Opinion: We need new technology to replace sonic cannons.

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With our new evidence-based Government of Canada, I wonder how well science-based law will protect our ecosystems. In my recent blog, the CANADIAN CHARTER OF CRITTERS, the all-caps is a law thing, I plagiarized the CANADIAN CHARTER OF RIGHTS AND FREEDOMS and made a creative statement about how many nations are changing how law recognizes our environment. A breach in the right direction!

Some countries have already passed laws protecting animals and ecosystems. Ontario passed some, Quebec did and in a few months, Manitoba will be added to the list of governments that are starting to address serious environmental issues with smart laws to protect us. Congrats Manitoba!

Should Canada protect our ecosystems, plants, and animals? Is there a way to respect our Earth and benefit from green culture? Our environment needs representation and it is getting more. There is certain delusion in saying that a green economy isn't superior to the present fossil fuels jalopy. There is much that science has learned in the past few decades and we must pay attention and apply it well. Remember, the Montreal Protocol was a success.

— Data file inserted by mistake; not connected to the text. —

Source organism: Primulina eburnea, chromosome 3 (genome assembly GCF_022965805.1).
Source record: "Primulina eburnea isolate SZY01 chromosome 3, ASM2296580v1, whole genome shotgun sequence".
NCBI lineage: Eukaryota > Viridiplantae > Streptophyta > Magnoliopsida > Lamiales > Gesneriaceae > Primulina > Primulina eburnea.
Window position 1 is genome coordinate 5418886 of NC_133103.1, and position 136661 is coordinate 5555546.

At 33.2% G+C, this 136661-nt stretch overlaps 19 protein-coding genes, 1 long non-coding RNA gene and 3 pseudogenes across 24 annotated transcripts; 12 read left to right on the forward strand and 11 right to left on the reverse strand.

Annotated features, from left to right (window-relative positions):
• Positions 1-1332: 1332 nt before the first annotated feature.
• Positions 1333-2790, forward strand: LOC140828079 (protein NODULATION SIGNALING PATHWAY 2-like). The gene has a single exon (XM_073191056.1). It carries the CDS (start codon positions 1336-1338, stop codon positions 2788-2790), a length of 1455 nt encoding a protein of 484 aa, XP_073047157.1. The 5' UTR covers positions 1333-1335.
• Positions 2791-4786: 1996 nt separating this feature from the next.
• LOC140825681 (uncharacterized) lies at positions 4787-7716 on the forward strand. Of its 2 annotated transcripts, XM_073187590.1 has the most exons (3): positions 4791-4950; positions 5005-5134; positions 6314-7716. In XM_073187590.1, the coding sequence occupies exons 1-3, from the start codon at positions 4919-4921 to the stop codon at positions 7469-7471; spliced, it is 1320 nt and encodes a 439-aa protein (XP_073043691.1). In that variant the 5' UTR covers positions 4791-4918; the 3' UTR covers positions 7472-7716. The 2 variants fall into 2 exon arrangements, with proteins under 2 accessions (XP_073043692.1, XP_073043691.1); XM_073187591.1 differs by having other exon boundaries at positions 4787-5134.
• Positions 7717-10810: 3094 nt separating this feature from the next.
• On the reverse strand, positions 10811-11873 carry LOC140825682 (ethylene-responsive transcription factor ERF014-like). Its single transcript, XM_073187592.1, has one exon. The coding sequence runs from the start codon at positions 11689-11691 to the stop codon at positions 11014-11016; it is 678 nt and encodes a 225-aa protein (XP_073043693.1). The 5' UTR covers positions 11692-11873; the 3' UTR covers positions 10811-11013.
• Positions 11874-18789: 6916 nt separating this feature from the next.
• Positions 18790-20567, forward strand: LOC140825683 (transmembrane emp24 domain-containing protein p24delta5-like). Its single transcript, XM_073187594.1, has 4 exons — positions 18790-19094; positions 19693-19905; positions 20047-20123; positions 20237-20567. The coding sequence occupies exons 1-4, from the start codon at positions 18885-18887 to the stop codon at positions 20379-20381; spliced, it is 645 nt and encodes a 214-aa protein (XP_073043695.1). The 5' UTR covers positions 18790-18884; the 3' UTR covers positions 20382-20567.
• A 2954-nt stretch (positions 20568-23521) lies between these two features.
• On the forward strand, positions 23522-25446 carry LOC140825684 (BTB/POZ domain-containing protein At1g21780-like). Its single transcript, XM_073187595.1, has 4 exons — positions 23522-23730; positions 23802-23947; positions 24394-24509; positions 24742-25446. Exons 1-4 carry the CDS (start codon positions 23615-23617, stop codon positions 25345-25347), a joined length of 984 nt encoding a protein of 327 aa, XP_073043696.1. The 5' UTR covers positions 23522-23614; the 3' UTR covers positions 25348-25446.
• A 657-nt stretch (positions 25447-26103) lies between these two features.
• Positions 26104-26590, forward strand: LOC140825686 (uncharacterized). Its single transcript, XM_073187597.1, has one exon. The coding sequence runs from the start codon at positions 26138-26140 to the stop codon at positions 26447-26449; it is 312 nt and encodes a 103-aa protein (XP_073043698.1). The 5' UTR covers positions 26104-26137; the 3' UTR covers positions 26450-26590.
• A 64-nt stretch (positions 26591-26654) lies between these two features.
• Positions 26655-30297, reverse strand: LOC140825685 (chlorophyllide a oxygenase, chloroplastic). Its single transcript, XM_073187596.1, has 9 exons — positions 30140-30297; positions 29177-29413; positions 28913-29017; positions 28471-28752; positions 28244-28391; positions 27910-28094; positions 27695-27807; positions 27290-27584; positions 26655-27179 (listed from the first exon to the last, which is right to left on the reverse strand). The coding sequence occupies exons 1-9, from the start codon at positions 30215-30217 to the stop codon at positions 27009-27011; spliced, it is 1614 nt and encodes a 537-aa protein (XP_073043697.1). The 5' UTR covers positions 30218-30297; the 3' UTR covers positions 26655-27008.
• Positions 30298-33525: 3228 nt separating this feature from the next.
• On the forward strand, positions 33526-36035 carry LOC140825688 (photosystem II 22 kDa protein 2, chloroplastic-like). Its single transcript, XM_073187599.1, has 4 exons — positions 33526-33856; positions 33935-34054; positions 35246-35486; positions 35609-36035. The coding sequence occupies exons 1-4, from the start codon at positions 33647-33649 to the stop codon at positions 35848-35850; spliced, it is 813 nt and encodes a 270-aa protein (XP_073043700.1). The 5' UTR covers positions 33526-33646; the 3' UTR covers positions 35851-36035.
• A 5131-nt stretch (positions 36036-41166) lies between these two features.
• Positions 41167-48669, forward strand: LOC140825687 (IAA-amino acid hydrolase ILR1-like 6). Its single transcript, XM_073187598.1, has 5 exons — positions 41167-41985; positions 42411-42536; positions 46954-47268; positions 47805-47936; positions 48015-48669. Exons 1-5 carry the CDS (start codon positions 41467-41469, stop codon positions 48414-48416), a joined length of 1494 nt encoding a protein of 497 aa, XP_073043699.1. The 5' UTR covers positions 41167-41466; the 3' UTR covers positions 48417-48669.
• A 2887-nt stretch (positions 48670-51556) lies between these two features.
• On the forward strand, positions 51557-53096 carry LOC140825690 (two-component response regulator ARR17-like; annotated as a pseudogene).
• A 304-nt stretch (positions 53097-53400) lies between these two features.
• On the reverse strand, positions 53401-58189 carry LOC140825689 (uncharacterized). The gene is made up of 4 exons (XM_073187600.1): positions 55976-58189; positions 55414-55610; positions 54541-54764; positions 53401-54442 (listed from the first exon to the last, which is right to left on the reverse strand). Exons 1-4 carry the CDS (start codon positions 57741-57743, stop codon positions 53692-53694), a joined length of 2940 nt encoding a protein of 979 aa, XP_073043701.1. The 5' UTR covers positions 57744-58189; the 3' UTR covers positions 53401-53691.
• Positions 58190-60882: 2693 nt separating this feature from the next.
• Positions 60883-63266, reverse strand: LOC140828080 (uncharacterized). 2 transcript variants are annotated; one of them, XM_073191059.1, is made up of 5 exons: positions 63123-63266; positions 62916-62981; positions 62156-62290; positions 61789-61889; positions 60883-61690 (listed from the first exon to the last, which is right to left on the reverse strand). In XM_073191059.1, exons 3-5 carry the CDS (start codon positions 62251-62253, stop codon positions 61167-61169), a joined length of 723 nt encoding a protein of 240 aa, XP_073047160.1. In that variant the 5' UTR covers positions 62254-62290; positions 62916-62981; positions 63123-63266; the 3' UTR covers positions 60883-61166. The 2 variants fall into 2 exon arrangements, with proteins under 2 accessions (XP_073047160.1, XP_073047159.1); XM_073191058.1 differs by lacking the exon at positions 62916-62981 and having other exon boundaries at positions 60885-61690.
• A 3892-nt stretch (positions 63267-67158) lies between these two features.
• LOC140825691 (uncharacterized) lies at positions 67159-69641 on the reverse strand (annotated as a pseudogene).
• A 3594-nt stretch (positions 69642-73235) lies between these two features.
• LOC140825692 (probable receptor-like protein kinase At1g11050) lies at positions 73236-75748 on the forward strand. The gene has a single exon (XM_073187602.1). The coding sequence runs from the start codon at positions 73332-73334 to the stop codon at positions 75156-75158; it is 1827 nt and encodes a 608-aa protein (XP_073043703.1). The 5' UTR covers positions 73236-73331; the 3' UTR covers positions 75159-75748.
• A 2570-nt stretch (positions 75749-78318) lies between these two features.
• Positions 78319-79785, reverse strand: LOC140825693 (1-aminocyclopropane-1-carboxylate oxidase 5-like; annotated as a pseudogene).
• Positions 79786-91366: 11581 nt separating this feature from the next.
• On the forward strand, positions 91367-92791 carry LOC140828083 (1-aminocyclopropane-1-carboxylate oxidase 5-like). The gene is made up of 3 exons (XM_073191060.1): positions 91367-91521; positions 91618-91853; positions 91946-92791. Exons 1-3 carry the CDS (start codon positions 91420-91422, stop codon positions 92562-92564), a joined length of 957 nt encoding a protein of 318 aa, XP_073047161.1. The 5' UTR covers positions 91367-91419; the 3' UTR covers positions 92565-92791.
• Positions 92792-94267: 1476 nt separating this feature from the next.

So if we are going to protect ecosystems, we need to identify processes that can damage it in ways we haven't considered. I called this blog whale cannons to draw attention to the use of sonic cannons in oil exploration. As modern physics became more sophisticated, the use of sonic imaging has become a sophisticated tool in understanding what geology is hidden beneath. Mining uses this, oil and gas, geologists and the military uses high energy physics for its secret sonar technology. By using a high amplitude sound wave, physics can help determine what is underground. Coupled with expert analysis, this tool is useful, but it can harm life in the local area.

One scientific property of water is the superior sound transmission. Versus our Earth's atmosphere, water is superior in transmitting sound. Liquids are* incompressible, and as such energy transmitted is done with high efficiency. Whales have taken advantage of waters secrets, as well, they can sing and communicate long distances. Military listening arrays can identify most ships using the unique topological sound signatures all around the world by exploiting waters secrets and some smart physics. Sneaky.

The technology used for exploring for oil and gas in our oceans uses a sound cannon. This sonic pulse is very loud. Some estimates, depending on water temperatures and thermocline phase translations and refractions, compare the human experience like "100,000 times louder than a jet engine". That's loud. Having designed products that have sonic safety considerations for workers, these sonic cannons are dangerous.

I mention whales, but the reality is that these sonic cannons impact oysters, seals, seabirds, and fish. All biology that experiences this much jerk is in danger. The Gulf of St. Lawrence, our arctic oceans are all areas that may be subject to this process.

What will Catherine McKenna and Kirsty Duncan do to help our critters?